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Decision Before Dawn
Remind Me

Decision Before Dawn

To one degree or another, Germany will forever wrestle with the moral collapse that occurred during Adolf Hitler's reign of terror. World War II-based movies did little, at least in the immediate aftermath of the War, to alleviate any lingering sense of guilt, or to change the rest of the world's inaccurate assumption that all German citizens were in agreement with the reprehensible attitudes and tactics of the Third Reich. Anatole Litvak's powerful examination of the courage inherent in dissent, Decision Before Dawn (1951), is the exception that proves the rule.

. Richard Basehart plays Lt. Dick Rennick, an American soldier who, under the command of Col. Devlin (Gary Merrill), helps recruit German prisoners who are willing to become counter-intelligence agents for the Allied cause. Rennick eventually encounters Cpl. Karl Maurer (Oskar Werner), a German infantryman who is willing to spy against his own country when his friend is shot by Third Reich soldiers for suggesting Germany is on the verge of defeat. Maurer also wants to end the suffering of his fellow countrymen, and to stop the devastation generated by the war.

Upon orders from Rennick and Devlin, Maurer parachutes into Germany for a harrowing mission that will bring him into close contact with variously shattered Germans, most of whom would kill him if they knew of his new allegiance to the Allies. (Viewers should look closely for future Werner Herzog collaborator, Klaus Kinski, in one of his first screen appearances.)

Decision Before Dawn is a minor landmark in movie history, in that it was one of the first non-German productions to treat World War II-era Germans as something more than bloodthirsty combatants who all blindly followed Hitler's whims. The movie went into production just five years after World War II ended, so the German population's physical and psychic wounds were still quite fresh. In fact, the film was originally going to be called Legion of the Damned; the producers even received special permission from the MPAA/PCA to use a profanity in their title. But this caused a minor uproar in Germany, where the prevailing feeling was that the negative title referred to the country's entire population. Although he was disappointed by the misconception, Litvak finally decided to call the picture Decision Before Dawn to appease the masses.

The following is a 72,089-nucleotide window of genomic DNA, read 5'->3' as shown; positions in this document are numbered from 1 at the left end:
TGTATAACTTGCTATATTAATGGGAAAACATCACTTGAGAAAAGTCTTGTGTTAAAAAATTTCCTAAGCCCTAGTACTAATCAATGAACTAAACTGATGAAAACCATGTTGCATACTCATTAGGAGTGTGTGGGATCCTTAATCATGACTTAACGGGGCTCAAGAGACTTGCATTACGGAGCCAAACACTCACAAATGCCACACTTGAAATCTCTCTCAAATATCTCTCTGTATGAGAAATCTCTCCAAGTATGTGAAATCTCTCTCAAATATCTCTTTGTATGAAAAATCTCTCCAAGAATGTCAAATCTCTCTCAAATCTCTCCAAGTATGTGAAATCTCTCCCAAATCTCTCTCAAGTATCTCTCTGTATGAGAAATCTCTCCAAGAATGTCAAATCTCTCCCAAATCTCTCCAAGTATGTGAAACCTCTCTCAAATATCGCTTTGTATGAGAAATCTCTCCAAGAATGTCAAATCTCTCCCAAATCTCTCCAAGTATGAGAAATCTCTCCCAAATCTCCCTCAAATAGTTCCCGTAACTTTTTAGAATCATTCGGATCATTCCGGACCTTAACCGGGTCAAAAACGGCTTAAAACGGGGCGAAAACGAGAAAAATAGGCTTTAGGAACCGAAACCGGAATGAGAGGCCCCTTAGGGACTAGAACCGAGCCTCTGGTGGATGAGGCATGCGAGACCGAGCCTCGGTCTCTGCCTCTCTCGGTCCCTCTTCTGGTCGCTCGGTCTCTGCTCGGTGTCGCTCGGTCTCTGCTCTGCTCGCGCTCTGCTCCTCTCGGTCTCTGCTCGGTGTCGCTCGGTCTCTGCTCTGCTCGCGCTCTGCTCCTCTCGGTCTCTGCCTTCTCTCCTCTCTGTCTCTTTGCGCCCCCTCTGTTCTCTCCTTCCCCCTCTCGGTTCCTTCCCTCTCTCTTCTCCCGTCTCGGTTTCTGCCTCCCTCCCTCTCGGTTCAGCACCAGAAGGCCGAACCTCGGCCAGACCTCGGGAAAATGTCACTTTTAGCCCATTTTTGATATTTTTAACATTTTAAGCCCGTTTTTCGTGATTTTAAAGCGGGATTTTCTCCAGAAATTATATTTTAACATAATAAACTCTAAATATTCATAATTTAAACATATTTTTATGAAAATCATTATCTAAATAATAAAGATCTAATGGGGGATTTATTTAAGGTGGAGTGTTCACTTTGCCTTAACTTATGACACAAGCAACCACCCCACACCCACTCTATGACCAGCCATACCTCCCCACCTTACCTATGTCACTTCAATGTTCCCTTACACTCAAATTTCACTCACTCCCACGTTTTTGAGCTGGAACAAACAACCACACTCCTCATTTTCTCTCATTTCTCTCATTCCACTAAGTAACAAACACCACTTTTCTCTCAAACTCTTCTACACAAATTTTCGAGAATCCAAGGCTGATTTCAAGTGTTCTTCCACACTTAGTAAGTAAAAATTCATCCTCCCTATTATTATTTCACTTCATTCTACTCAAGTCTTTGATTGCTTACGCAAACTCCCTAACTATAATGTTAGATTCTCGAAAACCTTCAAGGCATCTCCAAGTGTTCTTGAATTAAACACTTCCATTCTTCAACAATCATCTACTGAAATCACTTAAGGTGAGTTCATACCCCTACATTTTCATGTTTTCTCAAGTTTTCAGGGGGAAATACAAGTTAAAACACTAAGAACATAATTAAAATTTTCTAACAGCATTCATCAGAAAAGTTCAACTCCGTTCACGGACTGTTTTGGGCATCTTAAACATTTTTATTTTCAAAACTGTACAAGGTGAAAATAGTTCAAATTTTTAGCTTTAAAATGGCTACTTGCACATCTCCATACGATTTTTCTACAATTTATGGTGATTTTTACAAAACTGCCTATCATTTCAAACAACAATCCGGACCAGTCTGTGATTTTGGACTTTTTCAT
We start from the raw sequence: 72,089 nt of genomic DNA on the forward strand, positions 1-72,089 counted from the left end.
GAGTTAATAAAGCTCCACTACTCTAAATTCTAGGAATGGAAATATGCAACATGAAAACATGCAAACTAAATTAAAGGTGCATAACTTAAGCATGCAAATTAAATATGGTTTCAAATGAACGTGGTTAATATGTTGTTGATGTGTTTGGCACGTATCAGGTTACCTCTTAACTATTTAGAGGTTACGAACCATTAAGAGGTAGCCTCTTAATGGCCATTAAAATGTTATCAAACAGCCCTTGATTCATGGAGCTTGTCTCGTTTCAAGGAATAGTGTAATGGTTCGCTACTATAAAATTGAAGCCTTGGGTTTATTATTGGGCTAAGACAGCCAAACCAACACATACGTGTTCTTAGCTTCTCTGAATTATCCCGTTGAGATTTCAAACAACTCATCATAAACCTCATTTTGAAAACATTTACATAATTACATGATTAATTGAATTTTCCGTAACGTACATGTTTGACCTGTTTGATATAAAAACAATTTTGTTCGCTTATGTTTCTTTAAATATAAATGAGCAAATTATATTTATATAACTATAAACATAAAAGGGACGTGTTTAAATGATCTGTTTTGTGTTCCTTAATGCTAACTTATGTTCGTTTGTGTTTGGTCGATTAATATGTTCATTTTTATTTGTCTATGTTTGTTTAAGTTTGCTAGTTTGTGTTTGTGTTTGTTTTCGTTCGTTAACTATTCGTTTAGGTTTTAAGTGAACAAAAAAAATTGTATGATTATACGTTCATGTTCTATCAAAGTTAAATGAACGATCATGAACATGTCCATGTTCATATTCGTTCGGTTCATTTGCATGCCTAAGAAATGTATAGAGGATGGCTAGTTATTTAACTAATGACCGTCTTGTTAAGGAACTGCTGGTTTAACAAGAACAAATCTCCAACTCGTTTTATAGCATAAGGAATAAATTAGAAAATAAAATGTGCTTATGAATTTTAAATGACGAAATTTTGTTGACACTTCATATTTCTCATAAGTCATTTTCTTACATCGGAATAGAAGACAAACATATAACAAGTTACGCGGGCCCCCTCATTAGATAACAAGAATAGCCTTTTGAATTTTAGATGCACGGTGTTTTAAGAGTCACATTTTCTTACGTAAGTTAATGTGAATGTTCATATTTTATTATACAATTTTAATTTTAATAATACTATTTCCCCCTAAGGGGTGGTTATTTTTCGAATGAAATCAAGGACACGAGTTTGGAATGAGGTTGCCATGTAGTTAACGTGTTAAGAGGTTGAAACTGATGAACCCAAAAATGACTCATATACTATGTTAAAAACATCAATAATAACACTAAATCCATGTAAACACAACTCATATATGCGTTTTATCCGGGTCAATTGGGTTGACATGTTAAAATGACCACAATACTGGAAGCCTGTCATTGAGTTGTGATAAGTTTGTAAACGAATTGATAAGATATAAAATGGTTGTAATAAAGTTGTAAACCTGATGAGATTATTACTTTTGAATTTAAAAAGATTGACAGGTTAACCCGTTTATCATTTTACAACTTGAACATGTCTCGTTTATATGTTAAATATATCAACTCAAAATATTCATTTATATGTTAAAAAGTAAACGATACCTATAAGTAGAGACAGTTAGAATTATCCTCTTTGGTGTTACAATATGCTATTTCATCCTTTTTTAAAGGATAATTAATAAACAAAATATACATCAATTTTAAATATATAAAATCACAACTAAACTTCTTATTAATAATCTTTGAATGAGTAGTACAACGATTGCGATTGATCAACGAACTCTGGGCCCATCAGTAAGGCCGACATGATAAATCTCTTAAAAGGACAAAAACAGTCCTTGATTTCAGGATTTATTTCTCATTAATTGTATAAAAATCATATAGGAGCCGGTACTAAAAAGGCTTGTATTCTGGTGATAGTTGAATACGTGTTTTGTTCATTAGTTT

Filming wasn't exactly a cakewalk. Shooting was initially delayed due to intensely bad weather, then Litvak was in a car accident that laid him up for a while. Soon thereafter, he developed a case of pneumonia. The mayor of Wurzburg, where some of the picture was shot, also held things up when he objected to a planned sequence that would depict his city being bombed by the Allies. He eventually agreed to cooperate with the production after German censors perused the screenplay. Litvak also had to secure the cooperation of the Allied High Commission, the German Federal government, and Bavarian State Government before he could film. Wisely, citizens in Wurzburg, Nuremberg, and Mannheim were warned via newspaper and radio announcements when battle scenes, some of which were overseen by the U.S. Air Force, were to be filmed.

Despite the general misunderstandings, all evidence suggests that Litvak was anything but insensitive to the feelings of the German people while making the picture. He was even sure to pay a visit to the parents of the actual soldier who inspired the character of Cpl. Maurer. The soldier's parents told Litvak they were disappointed the Americans didn't treat them more honorably after the War, given their son's courage in serving as a spy. Surely, the dignified portrayal of Maurer in Decision Before Dawn met with their approval. One hopes that, in some small way, it eased their pain.

Director: Anatole Litvak
Producer: Anatole Litvak, Frank McCarthy
Screenplay: Peter Viertel (based on the novel Call It Treason by George Howe)
Cinematographer: Franz Planer
Editor: Dorothy Spencer
Music Orchestrator: Leonid Raab
Art Direction: Ludwig Reiber
Sound: Alfred Bruzlin, Harry M. Leonard
Cast: Richard Basehart (Lt. Dick Rennick), Gary Merrill (Col. Devlin), Oskar Werner (Cpl. Karl Maurer aka "Happy"), Hildegard Knef (Hilde), Dominique Blanchar (Monique), O.E. Hasse (Col. Von Ecker), Wilfried Seyferth (Heinz Scholtz), Hans Christian Blech (Sgt. Rudolf Barth aka "Tiger"), Helen Thimig (Paula Schneider).

by Paul Tatara